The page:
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Int J Vitam Nutr Res. 2012 Feb;82(1):5-14. doi: 10.1024/0300-9831/a000089.

Groundwater iron assessment and consumption by women in rural northwestern Bangladesh.

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  • 1Department of International Health, Johns Hopkins Bloomberg School of Public Health, Baltimore, USA.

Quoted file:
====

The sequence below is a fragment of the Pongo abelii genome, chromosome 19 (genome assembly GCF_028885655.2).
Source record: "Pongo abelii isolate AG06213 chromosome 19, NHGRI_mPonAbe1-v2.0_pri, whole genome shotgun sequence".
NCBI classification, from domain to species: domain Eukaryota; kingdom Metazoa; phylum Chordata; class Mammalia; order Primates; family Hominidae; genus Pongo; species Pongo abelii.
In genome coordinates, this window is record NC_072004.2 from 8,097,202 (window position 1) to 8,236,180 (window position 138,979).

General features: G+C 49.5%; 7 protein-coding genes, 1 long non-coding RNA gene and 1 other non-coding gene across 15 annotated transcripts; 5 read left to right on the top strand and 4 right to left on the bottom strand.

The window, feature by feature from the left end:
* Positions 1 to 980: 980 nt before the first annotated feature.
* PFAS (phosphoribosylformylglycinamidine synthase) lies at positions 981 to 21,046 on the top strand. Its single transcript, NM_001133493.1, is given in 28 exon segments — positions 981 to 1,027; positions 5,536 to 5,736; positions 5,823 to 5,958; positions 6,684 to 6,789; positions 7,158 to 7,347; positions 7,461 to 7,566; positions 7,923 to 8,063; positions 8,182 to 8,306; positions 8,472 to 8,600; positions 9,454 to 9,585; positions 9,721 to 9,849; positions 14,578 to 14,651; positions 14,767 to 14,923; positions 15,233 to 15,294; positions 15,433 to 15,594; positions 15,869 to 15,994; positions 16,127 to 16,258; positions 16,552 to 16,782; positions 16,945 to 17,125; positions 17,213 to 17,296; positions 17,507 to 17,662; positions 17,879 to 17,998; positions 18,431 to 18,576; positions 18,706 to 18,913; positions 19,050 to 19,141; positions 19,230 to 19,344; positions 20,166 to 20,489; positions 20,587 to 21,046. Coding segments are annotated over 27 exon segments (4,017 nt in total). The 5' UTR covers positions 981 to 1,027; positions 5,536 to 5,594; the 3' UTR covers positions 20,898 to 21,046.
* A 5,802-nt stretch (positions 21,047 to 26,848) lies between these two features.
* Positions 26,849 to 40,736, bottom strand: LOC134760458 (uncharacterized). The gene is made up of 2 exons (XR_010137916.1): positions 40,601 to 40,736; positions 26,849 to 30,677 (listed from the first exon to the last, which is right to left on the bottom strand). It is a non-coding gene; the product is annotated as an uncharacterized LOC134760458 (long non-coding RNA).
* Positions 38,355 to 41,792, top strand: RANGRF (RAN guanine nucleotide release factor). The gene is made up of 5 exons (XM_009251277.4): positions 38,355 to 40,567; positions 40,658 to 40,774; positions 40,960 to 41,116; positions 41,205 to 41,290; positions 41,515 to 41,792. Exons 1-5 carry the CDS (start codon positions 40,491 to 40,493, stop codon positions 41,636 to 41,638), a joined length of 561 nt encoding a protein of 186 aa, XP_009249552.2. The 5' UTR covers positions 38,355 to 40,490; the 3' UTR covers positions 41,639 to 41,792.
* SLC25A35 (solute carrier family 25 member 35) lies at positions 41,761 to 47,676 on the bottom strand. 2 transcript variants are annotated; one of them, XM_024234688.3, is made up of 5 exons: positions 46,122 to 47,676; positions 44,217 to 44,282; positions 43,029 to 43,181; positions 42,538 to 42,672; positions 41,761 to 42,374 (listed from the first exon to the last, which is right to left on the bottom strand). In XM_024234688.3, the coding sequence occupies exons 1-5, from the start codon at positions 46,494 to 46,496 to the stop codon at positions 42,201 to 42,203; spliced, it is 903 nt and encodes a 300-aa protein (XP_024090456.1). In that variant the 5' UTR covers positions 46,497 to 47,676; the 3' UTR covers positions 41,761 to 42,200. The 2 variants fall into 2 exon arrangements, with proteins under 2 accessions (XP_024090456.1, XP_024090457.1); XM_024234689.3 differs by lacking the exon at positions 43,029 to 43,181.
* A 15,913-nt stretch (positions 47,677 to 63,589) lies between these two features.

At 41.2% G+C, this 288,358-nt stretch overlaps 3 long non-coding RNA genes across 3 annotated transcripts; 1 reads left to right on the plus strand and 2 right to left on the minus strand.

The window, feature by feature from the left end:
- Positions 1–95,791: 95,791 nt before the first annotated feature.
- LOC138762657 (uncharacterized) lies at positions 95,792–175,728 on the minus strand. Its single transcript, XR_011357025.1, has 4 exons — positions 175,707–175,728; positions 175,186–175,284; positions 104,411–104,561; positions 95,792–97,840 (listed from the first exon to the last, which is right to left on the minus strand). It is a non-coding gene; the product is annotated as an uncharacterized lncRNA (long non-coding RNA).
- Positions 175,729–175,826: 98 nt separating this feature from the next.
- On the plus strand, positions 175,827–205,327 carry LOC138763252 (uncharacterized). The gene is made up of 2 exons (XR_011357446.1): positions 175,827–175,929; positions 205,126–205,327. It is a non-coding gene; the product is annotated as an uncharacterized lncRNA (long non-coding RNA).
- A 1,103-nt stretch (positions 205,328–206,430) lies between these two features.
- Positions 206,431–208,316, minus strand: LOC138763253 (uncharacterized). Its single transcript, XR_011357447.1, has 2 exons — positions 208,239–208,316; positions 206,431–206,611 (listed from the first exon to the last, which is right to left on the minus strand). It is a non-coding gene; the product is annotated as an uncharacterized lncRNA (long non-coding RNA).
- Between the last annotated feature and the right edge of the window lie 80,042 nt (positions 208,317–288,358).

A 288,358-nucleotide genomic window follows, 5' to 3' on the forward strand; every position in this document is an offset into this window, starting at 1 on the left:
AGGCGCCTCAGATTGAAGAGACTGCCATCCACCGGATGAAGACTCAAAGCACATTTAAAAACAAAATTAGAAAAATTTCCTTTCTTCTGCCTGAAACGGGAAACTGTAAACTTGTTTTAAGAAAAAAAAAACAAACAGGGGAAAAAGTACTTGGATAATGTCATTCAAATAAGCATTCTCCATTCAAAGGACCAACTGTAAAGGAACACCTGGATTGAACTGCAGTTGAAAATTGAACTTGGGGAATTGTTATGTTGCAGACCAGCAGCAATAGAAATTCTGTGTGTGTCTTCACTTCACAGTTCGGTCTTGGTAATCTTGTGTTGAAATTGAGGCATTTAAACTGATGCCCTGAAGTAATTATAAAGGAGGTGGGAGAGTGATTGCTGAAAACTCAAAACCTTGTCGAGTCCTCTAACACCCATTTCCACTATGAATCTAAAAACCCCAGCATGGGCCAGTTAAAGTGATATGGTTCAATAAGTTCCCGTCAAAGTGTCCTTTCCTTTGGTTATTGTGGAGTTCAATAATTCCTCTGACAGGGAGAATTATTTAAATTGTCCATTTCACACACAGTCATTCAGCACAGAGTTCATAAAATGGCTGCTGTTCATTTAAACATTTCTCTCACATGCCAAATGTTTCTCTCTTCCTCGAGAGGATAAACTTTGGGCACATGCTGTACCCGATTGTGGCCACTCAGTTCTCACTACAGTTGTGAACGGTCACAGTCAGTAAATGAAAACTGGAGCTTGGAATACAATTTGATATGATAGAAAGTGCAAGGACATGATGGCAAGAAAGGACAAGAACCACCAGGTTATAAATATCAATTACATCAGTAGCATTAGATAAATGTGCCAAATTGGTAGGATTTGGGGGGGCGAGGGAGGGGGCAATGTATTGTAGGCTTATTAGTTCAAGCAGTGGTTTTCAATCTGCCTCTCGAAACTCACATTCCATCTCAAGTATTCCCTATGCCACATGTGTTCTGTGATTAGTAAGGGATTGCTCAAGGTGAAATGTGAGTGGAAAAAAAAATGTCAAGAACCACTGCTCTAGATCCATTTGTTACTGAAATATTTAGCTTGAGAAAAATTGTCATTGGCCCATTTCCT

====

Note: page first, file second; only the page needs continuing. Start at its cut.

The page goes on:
In Bangladesh, approximately 97 % of the rural population uses groundwater as a drinking source. In many areas of the country this water is known to have elevated levels of iron. The contribution to iron intake that this exposure provides, and the impact on health, are unknown. In the pre- and post-monsoon seasons of 2008, we measured iron content of household tube well water, explored local water collection methods, and estimated iron intake through consumption of groundwater for 276 women of reproductive age in a rural setting in northwestern Bangladesh. Groundwater samples were analyzed for total iron (mg/L), arsenic (category of µg/L), pH, temperature (°C), and oxidation-reduction potential (Eh). Participants drank [mean (SD); 2.7 (0.8) L] of water per day, all of which was collected from domestic tube wells. Total iron concentration in groundwater was high, [median (IQR) 16.3 (6.9, 28.2) mg/L], and variable throughout the area. Using this value, estimated daily iron intake [median (IQR)] was 41.1 (16.0, 71.0) mg from drinking water alone. The amount of water consumed was unrelated to its iron concentration (r = - 0.06; p = 0.33) despite potentially unpleasant organoleptic qualities of high iron content in water. Groundwater contributes substantially to daily iron intake of rural Bangladeshi women and currently represents an under-assessed potential source of dietary iron.

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